Commuters eager to avoid highway gridlock and ditch the headache of solo commutes can turn to vRide to set up the perfect carpool or vanpool to match their schedule.
The private commuter solutions company provides not only vehicles needed for ride sharing, but handy online solutions for managing commuter options.
"vRide is a commuter services company that focuses on working with employers and citizens to share their commute with other people," Terry Smith, vRide's partner relations manager, said. "That ultimately leads into people doing carpooling or vanpooling."
vRide has more than three decades of commuter experience, so the company's experts are adept at setting up ideal rideshare solutions to match commuters' needs.
"We started in Detroit," Smith said of the company's 1977 origins. "We were founded by some Chrysler employees who started vanpooling to share their commute to make it easier to get to and from work. A group of people eventually left Chrysler and started our company."
The company has expanded considerably since being bought by TPG Capital in 2010. It is now the single largest vanpooling company in the nation.
The company is getting a boost from a new state law that requires companies with 50 or more employees at one location to offer commuter options. vRide is eager to work with companies to set up carpools and vanpools to comply with the new law.
"We're helping solve a big strategic problem in the Bay Area and through the U.S.," Smith said. "What we do is good for people. We relieve stress for people and make their day a little bit easier and a little bit more productive. We help individuals and companies be better corporate citizens."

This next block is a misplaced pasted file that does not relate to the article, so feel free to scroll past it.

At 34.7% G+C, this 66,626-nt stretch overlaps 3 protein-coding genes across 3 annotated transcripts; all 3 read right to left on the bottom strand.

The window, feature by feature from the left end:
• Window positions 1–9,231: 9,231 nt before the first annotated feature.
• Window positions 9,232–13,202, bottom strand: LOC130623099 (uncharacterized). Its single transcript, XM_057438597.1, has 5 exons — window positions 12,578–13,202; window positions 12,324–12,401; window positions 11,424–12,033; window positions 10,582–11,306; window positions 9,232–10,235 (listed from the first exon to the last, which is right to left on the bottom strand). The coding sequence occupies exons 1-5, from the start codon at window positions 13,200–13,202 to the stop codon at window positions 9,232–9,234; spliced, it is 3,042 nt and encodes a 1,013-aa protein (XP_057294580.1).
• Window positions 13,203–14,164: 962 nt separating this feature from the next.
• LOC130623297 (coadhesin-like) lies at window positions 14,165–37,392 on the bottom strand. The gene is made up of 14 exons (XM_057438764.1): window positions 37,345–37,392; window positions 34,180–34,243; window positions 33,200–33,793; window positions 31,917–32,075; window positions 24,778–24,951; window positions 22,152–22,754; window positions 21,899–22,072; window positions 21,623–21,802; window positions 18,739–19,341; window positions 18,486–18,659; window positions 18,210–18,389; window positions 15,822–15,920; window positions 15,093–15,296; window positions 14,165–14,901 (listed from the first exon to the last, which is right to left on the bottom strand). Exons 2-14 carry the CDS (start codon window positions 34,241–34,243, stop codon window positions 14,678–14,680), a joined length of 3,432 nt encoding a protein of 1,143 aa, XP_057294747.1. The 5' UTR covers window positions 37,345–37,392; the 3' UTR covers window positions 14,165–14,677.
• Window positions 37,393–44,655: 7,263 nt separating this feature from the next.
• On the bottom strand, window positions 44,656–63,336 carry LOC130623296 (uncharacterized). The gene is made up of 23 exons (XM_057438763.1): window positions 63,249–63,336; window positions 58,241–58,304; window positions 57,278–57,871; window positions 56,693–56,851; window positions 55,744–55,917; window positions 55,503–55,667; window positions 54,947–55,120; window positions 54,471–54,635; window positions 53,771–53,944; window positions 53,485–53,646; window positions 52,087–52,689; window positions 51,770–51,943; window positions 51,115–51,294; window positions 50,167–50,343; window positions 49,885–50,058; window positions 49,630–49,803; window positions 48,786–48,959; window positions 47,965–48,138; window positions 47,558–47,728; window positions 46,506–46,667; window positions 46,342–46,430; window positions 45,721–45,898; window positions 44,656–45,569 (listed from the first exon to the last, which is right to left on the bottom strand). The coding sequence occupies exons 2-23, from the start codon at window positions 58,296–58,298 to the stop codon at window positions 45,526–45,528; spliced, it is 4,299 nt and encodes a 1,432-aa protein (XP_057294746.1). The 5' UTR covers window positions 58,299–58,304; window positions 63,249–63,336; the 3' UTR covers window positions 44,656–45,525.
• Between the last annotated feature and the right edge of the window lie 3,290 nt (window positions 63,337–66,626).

Single-occupancy commuters - lone drivers - should turn to vRide "if they want to share their commute and find other people to share their commute with, like a coworker or somebody who lives near them and is going to a nearby destination," Smith said.
vRide takes the hassle and confusion out of setting up a carpool or vanpool.
"People come up with a lot of different excuses (for not ride sharing)," he noted. "We're providing more flexibility so that you don't have to commute at the same time every day."
vRide matches lone commuters who work similar hours and are traveling to and from similar destinations. It does not have to be an every-day commute or even a commute with the same people every day.
"If you're driving by yourself, you're creating a certain level of emissions," Smith noted. "But if you're sharing your commute with one other person, there's one less car on the road. It also creates traffic congestion relief. If there are five people in a vehicle, that means four people aren't driving by themselves. You're proportionately getting that many people off the road."
On average, vRide saves commuters $5,000 per year. vRide provides the vehicles, matches commuters and even offers handy online applications for sharing expenses and organizing commutes.
"We have a downloadable phone app that makes the collaboration and communication between the group much smoother," he said. "Everything's automated and easily coordinated because of the technology on the website and our phone app."
Learn more about vRide services for individuals and companies at vride.com .
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